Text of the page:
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Command, Competition, and Cooperation

Coordination in the firm is by command, although persuasion and various sorts of exchanges may also be important. A manager determines the exact task a person performs. The manager's challenge is to decide how best to use the available resources. Coordination in the market is based on voluntary transactions. The ability of command to coordinate is obvious, whereas the ability of the market to coordinate is not so obvious. This difference is apparent whenever the economy experiences a problem; there is always a demand that the government "do something." In the 1930s it responded with massive public works. In the early 1970s, when the public realized that inflation was a problem, the clamor for action led to wage and price controls. The rapid rise in oil prices in the late 1970s led to a mass of regulations. In each of these cases and in a huge number of others that could be cited, restrictions are placed on the market. Instead of relying solely on coordination through the market, the government decides to rely at least partly on command. What is remarkable, however, is that in few of the cases of government intervention is there convincing evidence that the government action had its intended effect. In many of them, there is evidence, though often not conclusive, that government action had harmful side effects. The difficulty of achieving results through government action may be largely due to the costs of using command--the visible hand--as a means of coordination.

If there were no costs to using command, one would expect the vision (or nightmare) of Karl Marx to be reality today--monopoly capital. In Marx's vision, one capitalist would gobble up another until in the end only a few giant capitalists would own and run everything. Then, the revolution would come. But this vision of the giant capitalists ignores the costs of giving incentives to workers, monitoring their behavior, and deciding how best to use their skills. It is ironic that the closest approximations to the monopoly capitalists that Marx predicted were the centrally-planned states of Eastern Europe and the Soviet Union. In their attempt to eliminate the market, they organized their economies as a giant state-run enterprise. The poor performances in satisfying consumer wants that these economies experienced were largely due to their use of command in places where the market was a much cheaper way to organize.

Industries that have the ability to easily monitor quality and speed will find coordination by command cheap. Such industries will generally have increasing returns to scale and thus large firms. Industries in which it is not easy to monitor quality and speed will tend to have many small firms. Agriculture is an example of this second sort of industry. Attempts to farm on a large scale have not been notably successful in the United States. In the former Soviet Union and in other socialist countries, the structuring of agriculture in large organized farms was disastrous in terms of food production. Agriculture cannot be made into an assembly-line process, and the many factors that determine the success of the crop make it difficult to determine responsibility if someone does shirk. As a result, very large land owners in the United States more often rent their land to independent farmers than hire farmers to cultivate it.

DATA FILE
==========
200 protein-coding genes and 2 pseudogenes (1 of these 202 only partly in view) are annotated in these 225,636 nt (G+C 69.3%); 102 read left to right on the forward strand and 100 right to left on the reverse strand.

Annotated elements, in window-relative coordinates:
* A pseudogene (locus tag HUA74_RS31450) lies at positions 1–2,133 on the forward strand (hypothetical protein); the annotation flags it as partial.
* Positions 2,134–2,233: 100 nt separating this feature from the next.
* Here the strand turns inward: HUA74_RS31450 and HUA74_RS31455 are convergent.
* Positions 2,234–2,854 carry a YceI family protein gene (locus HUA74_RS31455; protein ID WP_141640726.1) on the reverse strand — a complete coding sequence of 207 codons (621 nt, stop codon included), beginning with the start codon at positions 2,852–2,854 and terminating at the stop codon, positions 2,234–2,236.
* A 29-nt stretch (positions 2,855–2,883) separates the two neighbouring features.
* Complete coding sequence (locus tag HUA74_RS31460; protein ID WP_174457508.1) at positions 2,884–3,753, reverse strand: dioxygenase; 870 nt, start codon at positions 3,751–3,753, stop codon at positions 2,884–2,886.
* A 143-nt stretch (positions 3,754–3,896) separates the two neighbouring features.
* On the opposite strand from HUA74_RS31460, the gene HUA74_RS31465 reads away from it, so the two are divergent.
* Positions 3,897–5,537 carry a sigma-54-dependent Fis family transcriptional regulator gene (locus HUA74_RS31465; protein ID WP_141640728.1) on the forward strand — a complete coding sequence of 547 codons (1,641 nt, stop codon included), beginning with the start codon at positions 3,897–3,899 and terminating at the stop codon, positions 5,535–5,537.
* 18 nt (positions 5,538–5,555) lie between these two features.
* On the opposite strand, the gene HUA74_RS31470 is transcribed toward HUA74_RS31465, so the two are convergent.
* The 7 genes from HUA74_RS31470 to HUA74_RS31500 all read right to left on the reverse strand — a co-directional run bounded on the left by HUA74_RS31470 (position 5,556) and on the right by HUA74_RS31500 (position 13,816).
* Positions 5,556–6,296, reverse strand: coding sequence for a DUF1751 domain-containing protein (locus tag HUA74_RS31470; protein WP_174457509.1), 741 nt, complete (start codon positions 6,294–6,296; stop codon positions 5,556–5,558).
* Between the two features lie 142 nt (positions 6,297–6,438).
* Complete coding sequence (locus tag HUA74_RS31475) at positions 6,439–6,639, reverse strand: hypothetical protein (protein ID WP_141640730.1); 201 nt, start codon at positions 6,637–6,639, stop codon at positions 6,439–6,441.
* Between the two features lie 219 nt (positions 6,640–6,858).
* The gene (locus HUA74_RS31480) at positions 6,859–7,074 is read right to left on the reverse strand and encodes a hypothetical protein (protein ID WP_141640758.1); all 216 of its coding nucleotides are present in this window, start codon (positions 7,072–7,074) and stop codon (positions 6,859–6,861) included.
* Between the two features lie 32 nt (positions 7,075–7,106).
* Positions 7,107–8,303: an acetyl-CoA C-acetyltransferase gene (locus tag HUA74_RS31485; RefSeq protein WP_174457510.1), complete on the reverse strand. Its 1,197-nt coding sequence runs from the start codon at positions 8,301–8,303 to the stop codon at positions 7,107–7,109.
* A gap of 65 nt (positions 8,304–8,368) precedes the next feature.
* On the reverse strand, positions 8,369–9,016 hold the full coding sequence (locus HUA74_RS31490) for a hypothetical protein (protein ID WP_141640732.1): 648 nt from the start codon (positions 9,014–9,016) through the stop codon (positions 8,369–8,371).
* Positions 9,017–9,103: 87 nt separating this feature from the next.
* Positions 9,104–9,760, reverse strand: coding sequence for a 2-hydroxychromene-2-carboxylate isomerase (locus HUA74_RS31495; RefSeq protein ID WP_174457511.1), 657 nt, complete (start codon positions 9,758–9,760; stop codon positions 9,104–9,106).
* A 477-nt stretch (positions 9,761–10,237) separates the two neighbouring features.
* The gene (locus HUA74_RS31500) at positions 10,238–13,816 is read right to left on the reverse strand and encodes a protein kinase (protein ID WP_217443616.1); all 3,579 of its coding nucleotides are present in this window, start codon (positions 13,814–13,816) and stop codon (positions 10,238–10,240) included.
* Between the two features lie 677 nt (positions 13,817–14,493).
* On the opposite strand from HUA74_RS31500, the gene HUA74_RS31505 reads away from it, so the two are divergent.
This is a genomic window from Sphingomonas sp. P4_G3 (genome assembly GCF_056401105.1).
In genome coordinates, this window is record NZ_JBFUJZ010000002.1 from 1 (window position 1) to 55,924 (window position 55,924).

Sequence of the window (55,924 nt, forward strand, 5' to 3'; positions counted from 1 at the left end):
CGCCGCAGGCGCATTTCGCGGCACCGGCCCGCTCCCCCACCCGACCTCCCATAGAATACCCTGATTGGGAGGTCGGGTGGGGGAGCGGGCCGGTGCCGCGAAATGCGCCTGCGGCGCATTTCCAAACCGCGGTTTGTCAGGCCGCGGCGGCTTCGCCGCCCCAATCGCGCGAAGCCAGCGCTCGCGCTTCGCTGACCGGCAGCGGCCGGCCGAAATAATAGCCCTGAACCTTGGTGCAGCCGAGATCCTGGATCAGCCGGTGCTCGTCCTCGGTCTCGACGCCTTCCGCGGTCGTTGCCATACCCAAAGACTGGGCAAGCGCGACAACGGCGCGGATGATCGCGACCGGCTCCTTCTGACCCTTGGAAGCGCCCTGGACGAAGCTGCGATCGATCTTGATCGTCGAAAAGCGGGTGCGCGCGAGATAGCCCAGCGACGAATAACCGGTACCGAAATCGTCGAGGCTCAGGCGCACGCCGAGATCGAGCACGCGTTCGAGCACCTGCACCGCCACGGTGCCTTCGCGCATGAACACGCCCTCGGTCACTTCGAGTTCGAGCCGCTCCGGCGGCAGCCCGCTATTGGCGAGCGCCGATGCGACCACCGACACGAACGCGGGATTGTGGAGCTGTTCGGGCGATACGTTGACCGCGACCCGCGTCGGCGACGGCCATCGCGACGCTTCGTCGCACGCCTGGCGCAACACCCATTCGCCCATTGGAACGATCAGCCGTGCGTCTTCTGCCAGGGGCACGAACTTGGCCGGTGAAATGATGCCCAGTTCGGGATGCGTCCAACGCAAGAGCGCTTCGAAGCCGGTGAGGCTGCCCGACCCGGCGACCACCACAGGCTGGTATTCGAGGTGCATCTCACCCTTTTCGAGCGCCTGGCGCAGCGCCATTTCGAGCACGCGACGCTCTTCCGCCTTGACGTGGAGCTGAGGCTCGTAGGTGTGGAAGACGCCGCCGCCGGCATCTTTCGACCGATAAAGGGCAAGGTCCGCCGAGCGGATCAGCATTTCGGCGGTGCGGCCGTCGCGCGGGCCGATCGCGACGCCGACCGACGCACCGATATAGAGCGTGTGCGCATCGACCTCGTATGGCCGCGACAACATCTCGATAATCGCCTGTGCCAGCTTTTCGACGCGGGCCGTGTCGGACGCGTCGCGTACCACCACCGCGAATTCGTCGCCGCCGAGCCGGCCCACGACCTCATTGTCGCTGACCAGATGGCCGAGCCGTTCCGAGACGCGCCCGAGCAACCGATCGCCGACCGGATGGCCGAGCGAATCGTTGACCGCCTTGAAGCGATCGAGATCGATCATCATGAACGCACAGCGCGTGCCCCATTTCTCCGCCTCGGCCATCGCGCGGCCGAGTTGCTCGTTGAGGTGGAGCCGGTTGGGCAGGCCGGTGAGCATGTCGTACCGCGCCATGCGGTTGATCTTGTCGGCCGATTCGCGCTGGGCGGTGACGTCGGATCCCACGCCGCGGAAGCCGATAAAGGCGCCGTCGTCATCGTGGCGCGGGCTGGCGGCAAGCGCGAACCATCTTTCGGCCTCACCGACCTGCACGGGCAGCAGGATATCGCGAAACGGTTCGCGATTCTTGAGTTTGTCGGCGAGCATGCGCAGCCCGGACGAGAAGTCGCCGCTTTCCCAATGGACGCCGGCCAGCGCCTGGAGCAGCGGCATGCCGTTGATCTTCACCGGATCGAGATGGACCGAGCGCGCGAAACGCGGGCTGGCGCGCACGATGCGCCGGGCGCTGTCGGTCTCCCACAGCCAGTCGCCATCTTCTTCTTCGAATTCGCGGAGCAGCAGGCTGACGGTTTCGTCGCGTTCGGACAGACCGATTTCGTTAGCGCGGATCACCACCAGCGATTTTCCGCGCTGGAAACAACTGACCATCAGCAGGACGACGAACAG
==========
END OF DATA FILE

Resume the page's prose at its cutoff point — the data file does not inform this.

In the abstract theory of exchange economics, the internal world of the firm does not exist. All coordination is through the price mechanism. However, the existence of large organizations, established on a voluntary basis, points out that coordination through the invisible hand requires resources, and that those who find ways to coordinate more cheaply can profit from their discoveries. In a way, the existence of large firms is an irony in a market economy. They indicate that a way to succeed in a market economy is to find a better way to coordinate people than market coordination, to replace the market by command.

Perhaps a reason that team sports are so popular in a country that so honors the individual is that they reflect a paradox of the modern world: those groups that cooperate best internally are best able to compete externally. Team sports encourage both cooperation and competition; the two are not incompatible. The often-heard criticism of capitalism, that it encourages competition and thus discourages cooperation, ignores the very existence of the large coordinated enterprises that are most visible in the economy.

Next we discuss screening and signaling.

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Copyright Robert Schenk